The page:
The end of the school corridor
“De Vonk” means “spark” and is the name of the new play-and-education campus in Knokke, Belgium. The low complex of buildings on the outskirts of a chic seaside resort, out where the houses give way to fields, is home to a kindergarten and a primary school. The ensemble was designed by Amsterdam’s NL Architects, who won this year’s Mies van der Rohe Awards.
From the outside it all seems familiar: a single-storey pavilion architecture, with an anodized metal façade, large French windows, with a wraparound outside sheltered walkway made of prefabricated concrete. In the middle stands a raised cubic structure round which the other building sections have been arranged. The largest of these wings is crowned by a greened roof shaped like an inverted funnel.
The complex is surrounded on all sides by playgrounds, green zones and gardens, and interfaces with them thanks to the French windows and the covered walkway. If you step indoors from one of the walkways you notice that the entire building has been slightly sunk into the ground: Floor level is a good bit below the level of the grounds. The wooden window sills have been broadened to form benches. And a little further along you soon notice the next key design feature: In this building the architects have almost completely dispensed with corridors. They achieve this by broadening almost every access route such that it can be used as a communication area or as a learning or play zone.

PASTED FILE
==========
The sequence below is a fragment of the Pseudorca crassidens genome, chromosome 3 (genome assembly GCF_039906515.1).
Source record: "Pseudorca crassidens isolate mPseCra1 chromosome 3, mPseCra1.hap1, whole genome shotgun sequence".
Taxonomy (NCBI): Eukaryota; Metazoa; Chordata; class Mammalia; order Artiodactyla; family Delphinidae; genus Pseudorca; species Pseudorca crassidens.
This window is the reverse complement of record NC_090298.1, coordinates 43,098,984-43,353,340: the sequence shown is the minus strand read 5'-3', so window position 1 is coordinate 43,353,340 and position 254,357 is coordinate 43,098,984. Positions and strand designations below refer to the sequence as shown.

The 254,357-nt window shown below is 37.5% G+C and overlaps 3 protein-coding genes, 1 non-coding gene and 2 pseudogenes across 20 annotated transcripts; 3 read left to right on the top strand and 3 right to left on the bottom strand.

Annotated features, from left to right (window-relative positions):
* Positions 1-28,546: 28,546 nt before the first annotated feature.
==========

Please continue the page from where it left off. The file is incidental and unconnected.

To this end they have organized the building’s four main functions – primary school, kindergarten, admin and the school cafeteria – around the central multifunctional hall, which serves among others as the break-time room, sports hall and aula. It is higher than the other components. A strip of windows beneath the ceiling lets daylight in. The architects have created a large playground area between the hall itself and the building wings, with the hall’s wooden-paneled outside walls functioning as a “programmed wall”. It features seating niches of various shapes as well as book and magazine shelves.
The spatial organization of the building wings is derived from their respective functions: The primary school classrooms are arranged around a central plaza that can serve either learning or play. Here, the central element is a large podium beneath the afore-mentioned funnel-shaped roof section. At its base are sanitary facilities and storerooms, and on it there are group and single-person work spaces beneath a large skylight. High stairs also form a small auditorium. Like the multi-purpose hall, you can walk right round the podium, so there are no “dead corners” and cul-de-sacs.
In the kindergarten wing the group rooms are instead accessed from a long “play street” with several smaller skylights. Double-wing glass doors foster a sense of transparency between the two areas. The “street” culminates in an exit to the kindergarten playground. A large canopy roof ensures outside and inside interact and creates a break space that is protected against the elements.